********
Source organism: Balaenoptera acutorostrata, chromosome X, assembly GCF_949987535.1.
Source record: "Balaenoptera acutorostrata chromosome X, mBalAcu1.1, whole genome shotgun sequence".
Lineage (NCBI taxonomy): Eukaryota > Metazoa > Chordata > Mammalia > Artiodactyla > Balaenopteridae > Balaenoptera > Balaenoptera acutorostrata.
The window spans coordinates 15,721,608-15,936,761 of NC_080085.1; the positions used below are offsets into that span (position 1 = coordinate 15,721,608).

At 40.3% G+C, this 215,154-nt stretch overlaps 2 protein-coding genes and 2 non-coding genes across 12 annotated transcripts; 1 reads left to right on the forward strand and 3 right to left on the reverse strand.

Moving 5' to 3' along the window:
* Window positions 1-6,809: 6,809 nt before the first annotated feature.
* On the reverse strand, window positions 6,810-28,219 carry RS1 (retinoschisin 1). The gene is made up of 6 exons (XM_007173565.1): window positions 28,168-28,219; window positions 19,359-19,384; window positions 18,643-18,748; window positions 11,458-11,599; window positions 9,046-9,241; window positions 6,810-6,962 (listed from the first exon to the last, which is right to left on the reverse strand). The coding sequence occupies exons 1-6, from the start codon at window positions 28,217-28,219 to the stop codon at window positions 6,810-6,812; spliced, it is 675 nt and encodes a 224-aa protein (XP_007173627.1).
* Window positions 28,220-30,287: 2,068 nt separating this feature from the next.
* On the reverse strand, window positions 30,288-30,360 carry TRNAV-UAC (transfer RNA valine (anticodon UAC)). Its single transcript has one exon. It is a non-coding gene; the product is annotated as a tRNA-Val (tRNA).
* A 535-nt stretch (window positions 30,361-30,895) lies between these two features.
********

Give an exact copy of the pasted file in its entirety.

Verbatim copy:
Source organism: Balaenoptera acutorostrata, chromosome X, assembly GCF_949987535.1.
Source record: "Balaenoptera acutorostrata chromosome X, mBalAcu1.1, whole genome shotgun sequence".
Lineage (NCBI taxonomy): Eukaryota > Metazoa > Chordata > Mammalia > Artiodactyla > Balaenopteridae > Balaenoptera > Balaenoptera acutorostrata.
The window spans coordinates 15,721,608-15,936,761 of NC_080085.1; the positions used below are offsets into that span (position 1 = coordinate 15,721,608).

At 40.3% G+C, this 215,154-nt stretch overlaps 2 protein-coding genes and 2 non-coding genes across 12 annotated transcripts; 1 reads left to right on the forward strand and 3 right to left on the reverse strand.

Moving 5' to 3' along the window:
* Window positions 1-6,809: 6,809 nt before the first annotated feature.
* On the reverse strand, window positions 6,810-28,219 carry RS1 (retinoschisin 1). The gene is made up of 6 exons (XM_007173565.1): window positions 28,168-28,219; window positions 19,359-19,384; window positions 18,643-18,748; window positions 11,458-11,599; window positions 9,046-9,241; window positions 6,810-6,962 (listed from the first exon to the last, which is right to left on the reverse strand). The coding sequence occupies exons 1-6, from the start codon at window positions 28,217-28,219 to the stop codon at window positions 6,810-6,812; spliced, it is 675 nt and encodes a 224-aa protein (XP_007173627.1).
* Window positions 28,220-30,287: 2,068 nt separating this feature from the next.
* On the reverse strand, window positions 30,288-30,360 carry TRNAV-UAC (transfer RNA valine (anticodon UAC)). Its single transcript has one exon. It is a non-coding gene; the product is annotated as a tRNA-Val (tRNA).
* A 535-nt stretch (window positions 30,361-30,895) lies between these two features.